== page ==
In sixth grade, I had the insight to realize that girls love musicians. So when the time came to sign up for music at school, I quickly raised my hand and declared my intent to play guitar.
“That’s great,” said Mrs. Bonham, as she handed me a violin. “Start with this.”
Fast forward a few more years than I care to count and I still have that itch to learn to play guitar. It’s true that I’m still motivated in part by a quest to impress girls, but they’re now limited to my wife and children.
I’ve heard stories of people learning to do all kinds of things by watching Youtube videos. I tried this method with my guitar but it didn’t work well for me. I grew discouraged as my dreams of slashing cool riffs on my axe began to fade. (See? Two years in and I don’t even have the lingo down yet.)
So it was with this foundation that a friend casually mentioned that Instinct (getinstinct.com) was “blowing his mind” with its interactive guitar lessons. After spending some time with it, I can confirm it’s a bit of a mind-blowing experience.
With the tag “Learn Guitar, Love Guitar,” Instinct aims to make playing music as natural as singing it, because “playing music is one of the most natural things a human can do.”
The site was created by two guys who, when they were learning to play, wanted something to show where to put their hands, something to make the notes visual. They wanted something that would provide feedback as they played and divide difficult songs into smaller chunks to help them master the pieces as part of the whole. Outside of sitting down with a private teacher, that experience just didn’t exist.
Thanks to Instinct, it does now.
As I write this, it’s difficult to put into words how this works, mainly because it feels like magic. When you log in to the site on your computer, you’re presented with a simple animated screen showing the front of a guitar and a sheet of simple notes above.
The first step is to tune your guitar. By using the built-in microphone, Instinct “listens” to the notes you play and provides instant feedback. The simplicity of the process sets the tone for all that comes next.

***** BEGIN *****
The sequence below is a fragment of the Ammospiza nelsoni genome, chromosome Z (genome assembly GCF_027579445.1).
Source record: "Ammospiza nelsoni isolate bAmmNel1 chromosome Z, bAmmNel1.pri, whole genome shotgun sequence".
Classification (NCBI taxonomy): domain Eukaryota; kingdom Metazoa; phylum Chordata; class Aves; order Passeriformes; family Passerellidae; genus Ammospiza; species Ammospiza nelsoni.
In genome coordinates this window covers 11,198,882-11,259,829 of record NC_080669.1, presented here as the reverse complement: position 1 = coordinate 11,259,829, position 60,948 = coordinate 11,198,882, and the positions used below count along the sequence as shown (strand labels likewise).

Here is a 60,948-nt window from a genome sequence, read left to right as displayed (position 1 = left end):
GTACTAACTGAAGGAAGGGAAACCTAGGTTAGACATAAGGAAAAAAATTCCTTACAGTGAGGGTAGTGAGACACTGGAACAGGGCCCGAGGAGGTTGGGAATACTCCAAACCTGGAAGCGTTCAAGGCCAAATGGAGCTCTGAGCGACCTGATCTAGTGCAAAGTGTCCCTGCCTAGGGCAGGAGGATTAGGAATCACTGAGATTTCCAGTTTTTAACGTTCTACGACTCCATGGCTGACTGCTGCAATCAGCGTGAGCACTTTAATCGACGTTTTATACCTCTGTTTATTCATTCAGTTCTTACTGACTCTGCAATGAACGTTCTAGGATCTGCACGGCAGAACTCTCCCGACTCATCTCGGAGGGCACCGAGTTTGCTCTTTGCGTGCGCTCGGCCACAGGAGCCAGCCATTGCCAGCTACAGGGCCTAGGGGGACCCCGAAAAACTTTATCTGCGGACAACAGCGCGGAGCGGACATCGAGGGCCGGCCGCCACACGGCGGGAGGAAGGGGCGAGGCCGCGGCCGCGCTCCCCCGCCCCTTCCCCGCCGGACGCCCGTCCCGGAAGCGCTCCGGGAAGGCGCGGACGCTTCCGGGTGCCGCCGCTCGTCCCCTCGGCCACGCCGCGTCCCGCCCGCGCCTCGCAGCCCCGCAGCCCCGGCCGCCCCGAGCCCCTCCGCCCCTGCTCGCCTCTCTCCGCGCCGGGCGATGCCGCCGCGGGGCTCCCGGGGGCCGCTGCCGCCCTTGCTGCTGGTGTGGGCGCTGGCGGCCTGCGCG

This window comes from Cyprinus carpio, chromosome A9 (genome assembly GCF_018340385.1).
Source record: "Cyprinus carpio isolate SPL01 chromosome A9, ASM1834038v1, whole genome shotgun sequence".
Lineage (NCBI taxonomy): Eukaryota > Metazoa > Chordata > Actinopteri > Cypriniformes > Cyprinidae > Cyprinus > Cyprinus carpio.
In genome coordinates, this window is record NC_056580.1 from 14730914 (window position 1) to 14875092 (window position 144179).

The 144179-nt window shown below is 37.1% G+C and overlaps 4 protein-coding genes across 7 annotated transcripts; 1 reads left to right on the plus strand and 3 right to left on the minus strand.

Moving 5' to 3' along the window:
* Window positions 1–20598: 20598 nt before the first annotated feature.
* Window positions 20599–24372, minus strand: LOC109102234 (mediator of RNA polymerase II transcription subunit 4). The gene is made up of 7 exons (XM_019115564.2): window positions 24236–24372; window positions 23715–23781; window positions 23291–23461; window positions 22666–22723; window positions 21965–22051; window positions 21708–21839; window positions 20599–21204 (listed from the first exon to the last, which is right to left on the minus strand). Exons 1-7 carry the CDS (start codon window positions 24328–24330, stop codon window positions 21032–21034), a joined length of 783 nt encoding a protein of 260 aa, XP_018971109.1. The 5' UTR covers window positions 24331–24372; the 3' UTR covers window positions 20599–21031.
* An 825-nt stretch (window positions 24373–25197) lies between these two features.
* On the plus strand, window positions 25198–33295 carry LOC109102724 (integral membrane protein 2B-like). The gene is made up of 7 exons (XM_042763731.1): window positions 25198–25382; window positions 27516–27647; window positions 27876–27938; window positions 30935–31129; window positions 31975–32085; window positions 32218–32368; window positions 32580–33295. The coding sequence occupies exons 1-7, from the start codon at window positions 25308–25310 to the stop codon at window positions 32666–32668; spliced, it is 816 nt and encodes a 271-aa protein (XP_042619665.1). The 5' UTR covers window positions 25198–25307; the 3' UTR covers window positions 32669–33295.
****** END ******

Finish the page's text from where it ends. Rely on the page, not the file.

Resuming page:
Once you’re tuned, your “teacher” explains what you’re going to do next, then shows you, then listens while you play each note. You’ll run through practice a few times before moving on to the next section of the song.
I was playing “Amazing Grace” in about 30 minutes.
I’ll let that sink in for a moment. After two years of fits and starts, when all I really wanted was the ability to pluck out a few notes, I learned to do it in less than an hour.
Does this make me Eric Clapton? No. Does it provide enough gratification that I just might continue working on it? Absolutely.
From “Amazing Grace,” you move through seven other lessons while building a better foundation for your new skills. By the end, you’ll know the “Mexican Hat Dance” and some of “Beethoven’s Fifth Symphony.”
When you’re comfortable with both your guitar and the coursework, you can move on to the next lesson, “The Year in Rock.” Here you are taught a skill you’ll need, like Single String Blues, then have it reinforced with more lessons, including ones uploaded by other users.
This is not a panacea; much to my chagrin, I probably won’t have Oscar Lopez shaking in his boots at my guitar skills. But there is a growing book of material here to become comfortable and proficient, and the rest is up to me (and you).
Instinct claims, “With this technology, you’ll become a musician—faster and more easily than anyone has before.” I think it’s on to something.
I’m planning a jam session at my house on Father’s Day. The girls will be so impressed.•
Cota is president and co-founder of Rare Bird Inc., a marketing communications firm specializing in Internet application development. His column appears monthly. He can be reached at firstname.lastname@example.org.